Molecular Gastronomy is the pompous name for an often pompous kind of cooking. Chefs from all over are doing more chemistry set things in their kitchens — gels and liquid nitrogen and weird little deconstructed items on the plate — sometimes they work out well, and the result is something amazing.
In Spain, Ferran Adria presented incredible food at his (now closed) El Bulli. In Chicago, Grant Achatz at Alinea does crazy, nutty stuff with his ingredients. When it works, it’s delicious and a lot of fun. When it doesn’t, it’s a pompous pain in the behind.
Which is why I appreciated this interesting insight by Jeb Boniakowski in The Awl, in a larger piece he posted about his dream of a mega McDonald’s in Times Square:
How much difference really is there between McDonald’s super-processed food and molecular gastronomy? I used to know this guy who was a great chef, like his restaurant was in the Relais & Châteaux association and everything, and he’d always talk about how there were intense flavors in McDonald’s food that he didn’t know how to make. I’ve often thought that a lot of what makes crazy restaurant food taste crazy is the solemn appreciation you lend to it. If you put a Cheeto on a big white plate in a formal restaurant and serve it with chopsticks and say something like “It is a cornmeal quenelle, extruded at a high speed, and so the extrusion heats the cornmeal ‘polenta’ and flash-cooks it, trapping air and giving it a crispy texture with a striking lightness. It is then dusted with an ‘umami powder’ glutamate and evaporated-dairy-solids blend.” People would go just nuts for that. I mean even a Coca-Cola is a pretty crazy taste.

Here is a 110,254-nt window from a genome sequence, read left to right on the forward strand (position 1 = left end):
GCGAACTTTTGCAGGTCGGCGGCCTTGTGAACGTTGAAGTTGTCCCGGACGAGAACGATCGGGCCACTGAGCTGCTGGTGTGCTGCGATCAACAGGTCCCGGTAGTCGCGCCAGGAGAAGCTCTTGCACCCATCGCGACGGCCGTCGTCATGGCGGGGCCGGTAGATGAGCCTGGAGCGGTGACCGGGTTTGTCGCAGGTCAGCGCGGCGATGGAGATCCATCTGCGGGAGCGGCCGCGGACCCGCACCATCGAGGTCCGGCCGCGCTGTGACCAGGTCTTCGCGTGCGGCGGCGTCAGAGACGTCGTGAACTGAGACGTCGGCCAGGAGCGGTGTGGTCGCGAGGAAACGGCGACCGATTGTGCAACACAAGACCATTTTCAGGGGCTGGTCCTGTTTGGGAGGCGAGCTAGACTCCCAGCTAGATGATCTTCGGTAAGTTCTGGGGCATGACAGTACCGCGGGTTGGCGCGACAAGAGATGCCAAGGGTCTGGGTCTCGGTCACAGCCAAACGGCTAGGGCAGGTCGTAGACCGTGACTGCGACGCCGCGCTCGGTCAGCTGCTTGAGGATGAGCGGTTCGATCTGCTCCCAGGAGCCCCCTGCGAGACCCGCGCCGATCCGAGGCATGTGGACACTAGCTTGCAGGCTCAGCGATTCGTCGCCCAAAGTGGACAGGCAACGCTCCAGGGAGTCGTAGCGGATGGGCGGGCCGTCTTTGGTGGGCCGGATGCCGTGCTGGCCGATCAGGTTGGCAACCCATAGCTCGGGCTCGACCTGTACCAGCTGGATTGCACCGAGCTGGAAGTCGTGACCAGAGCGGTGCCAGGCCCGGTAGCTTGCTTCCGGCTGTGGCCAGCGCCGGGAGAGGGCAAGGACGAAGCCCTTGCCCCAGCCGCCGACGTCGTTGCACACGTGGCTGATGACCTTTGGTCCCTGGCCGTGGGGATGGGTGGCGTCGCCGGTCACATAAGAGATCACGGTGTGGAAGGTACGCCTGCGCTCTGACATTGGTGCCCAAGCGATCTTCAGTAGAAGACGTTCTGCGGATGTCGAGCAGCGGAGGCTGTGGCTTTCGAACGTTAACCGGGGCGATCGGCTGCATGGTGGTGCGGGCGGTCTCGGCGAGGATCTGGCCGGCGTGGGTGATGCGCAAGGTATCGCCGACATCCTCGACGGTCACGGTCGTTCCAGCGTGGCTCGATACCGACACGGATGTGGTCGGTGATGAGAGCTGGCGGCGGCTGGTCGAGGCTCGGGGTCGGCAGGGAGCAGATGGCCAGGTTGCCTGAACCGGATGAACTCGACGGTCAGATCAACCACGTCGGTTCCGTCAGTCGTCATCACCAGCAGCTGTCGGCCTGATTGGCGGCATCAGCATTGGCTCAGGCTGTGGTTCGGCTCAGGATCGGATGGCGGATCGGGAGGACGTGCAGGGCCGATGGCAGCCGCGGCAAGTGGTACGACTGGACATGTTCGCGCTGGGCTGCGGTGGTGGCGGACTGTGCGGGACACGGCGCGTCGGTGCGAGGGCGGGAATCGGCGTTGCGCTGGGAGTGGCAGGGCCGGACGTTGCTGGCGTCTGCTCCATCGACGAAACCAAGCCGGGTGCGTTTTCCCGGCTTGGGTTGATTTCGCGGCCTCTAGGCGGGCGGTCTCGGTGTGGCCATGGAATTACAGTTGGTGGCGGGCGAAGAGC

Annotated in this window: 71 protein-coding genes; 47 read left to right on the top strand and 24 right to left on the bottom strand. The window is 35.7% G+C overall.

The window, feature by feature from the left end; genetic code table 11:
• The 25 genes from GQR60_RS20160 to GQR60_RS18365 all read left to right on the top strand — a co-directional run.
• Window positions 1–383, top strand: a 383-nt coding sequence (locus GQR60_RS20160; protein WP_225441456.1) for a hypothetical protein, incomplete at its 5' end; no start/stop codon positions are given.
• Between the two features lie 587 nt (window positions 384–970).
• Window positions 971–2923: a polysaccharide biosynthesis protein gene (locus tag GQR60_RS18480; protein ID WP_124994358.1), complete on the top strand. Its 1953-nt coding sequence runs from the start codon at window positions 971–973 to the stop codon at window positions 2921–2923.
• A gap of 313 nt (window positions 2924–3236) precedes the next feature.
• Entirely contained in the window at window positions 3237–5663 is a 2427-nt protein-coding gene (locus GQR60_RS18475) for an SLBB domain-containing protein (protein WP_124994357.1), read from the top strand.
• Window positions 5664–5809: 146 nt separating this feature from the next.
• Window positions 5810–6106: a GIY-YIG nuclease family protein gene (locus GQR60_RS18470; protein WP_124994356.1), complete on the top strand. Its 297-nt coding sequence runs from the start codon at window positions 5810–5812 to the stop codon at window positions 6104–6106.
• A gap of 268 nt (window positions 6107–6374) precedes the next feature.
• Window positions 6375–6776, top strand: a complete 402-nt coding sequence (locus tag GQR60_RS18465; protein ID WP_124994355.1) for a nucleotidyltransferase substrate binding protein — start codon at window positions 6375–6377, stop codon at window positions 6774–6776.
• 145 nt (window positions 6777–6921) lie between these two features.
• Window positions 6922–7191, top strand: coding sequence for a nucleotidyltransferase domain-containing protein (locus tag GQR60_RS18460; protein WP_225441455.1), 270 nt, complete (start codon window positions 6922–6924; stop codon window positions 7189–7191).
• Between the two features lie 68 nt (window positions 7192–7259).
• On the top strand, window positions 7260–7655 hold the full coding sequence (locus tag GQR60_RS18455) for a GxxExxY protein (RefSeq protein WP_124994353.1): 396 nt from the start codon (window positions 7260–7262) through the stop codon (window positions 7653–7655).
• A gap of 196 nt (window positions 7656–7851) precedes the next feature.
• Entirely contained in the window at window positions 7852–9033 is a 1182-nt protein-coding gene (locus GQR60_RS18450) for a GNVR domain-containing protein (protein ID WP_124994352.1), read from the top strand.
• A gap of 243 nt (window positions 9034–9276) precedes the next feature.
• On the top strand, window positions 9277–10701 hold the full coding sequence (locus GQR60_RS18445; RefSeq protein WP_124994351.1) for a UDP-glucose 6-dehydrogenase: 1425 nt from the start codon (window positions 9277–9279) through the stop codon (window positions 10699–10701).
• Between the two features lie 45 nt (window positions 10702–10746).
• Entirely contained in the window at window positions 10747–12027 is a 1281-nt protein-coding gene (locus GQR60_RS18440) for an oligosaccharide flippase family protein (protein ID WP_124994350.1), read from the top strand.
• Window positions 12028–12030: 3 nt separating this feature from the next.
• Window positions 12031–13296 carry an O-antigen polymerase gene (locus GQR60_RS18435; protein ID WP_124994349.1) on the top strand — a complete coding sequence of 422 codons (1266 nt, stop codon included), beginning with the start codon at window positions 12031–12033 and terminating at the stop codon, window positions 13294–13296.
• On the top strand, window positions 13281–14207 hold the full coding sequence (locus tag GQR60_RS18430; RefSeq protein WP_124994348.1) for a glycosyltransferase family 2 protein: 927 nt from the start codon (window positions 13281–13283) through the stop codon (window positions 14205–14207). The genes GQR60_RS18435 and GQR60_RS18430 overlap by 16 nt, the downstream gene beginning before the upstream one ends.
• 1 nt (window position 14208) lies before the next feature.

He’s absolutely right.
Imagine how a fancy molecular chef would describe a Pringles potato chip? Or Pop Rocks?
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